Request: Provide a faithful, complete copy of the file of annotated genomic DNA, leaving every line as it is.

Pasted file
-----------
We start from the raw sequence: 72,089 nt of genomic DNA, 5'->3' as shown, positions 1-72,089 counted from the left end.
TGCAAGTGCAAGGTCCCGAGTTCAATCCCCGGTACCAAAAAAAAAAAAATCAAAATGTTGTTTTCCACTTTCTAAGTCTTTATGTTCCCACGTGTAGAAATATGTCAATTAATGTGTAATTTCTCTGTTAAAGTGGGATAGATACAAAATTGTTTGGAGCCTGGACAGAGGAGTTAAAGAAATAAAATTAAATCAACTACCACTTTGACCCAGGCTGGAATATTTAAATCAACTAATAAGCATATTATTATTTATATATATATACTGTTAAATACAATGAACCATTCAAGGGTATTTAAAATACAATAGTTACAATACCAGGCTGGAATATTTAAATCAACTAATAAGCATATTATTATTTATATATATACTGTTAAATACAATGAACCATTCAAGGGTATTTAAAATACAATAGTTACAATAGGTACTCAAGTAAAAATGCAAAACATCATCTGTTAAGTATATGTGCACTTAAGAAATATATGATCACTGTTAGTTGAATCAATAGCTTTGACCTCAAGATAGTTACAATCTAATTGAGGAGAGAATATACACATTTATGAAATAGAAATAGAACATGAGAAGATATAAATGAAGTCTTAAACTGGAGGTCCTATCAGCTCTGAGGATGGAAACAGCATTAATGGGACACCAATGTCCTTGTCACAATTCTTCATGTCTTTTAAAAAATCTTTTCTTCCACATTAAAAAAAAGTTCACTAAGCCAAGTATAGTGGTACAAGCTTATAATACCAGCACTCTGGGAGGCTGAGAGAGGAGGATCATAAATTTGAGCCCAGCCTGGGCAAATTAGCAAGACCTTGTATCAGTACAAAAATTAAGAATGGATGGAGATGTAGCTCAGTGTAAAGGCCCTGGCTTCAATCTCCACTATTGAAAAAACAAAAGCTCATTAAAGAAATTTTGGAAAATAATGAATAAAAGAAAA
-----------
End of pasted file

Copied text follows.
We start from the raw sequence: 72,089 nt of genomic DNA, 5'->3' as shown, positions 1-72,089 counted from the left end.
TGCAAGTGCAAGGTCCCGAGTTCAATCCCCGGTACCAAAAAAAAAAAAATCAAAATGTTGTTTTCCACTTTCTAAGTCTTTATGTTCCCACGTGTAGAAATATGTCAATTAATGTGTAATTTCTCTGTTAAAGTGGGATAGATACAAAATTGTTTGGAGCCTGGACAGAGGAGTTAAAGAAATAAAATTAAATCAACTACCACTTTGACCCAGGCTGGAATATTTAAATCAACTAATAAGCATATTATTATTTATATATATATACTGTTAAATACAATGAACCATTCAAGGGTATTTAAAATACAATAGTTACAATACCAGGCTGGAATATTTAAATCAACTAATAAGCATATTATTATTTATATATATACTGTTAAATACAATGAACCATTCAAGGGTATTTAAAATACAATAGTTACAATAGGTACTCAAGTAAAAATGCAAAACATCATCTGTTAAGTATATGTGCACTTAAGAAATATATGATCACTGTTAGTTGAATCAATAGCTTTGACCTCAAGATAGTTACAATCTAATTGAGGAGAGAATATACACATTTATGAAATAGAAATAGAACATGAGAAGATATAAATGAAGTCTTAAACTGGAGGTCCTATCAGCTCTGAGGATGGAAACAGCATTAATGGGACACCAATGTCCTTGTCACAATTCTTCATGTCTTTTAAAAAATCTTTTCTTCCACATTAAAAAAAAGTTCACTAAGCCAAGTATAGTGGTACAAGCTTATAATACCAGCACTCTGGGAGGCTGAGAGAGGAGGATCATAAATTTGAGCCCAGCCTGGGCAAATTAGCAAGACCTTGTATCAGTACAAAAATTAAGAATGGATGGAGATGTAGCTCAGTGTAAAGGCCCTGGCTTCAATCTCCACTATTGAAAAAACAAAAGCTCATTAAAGAAATTTTGGAAAATAATGAATAAAAGAAAA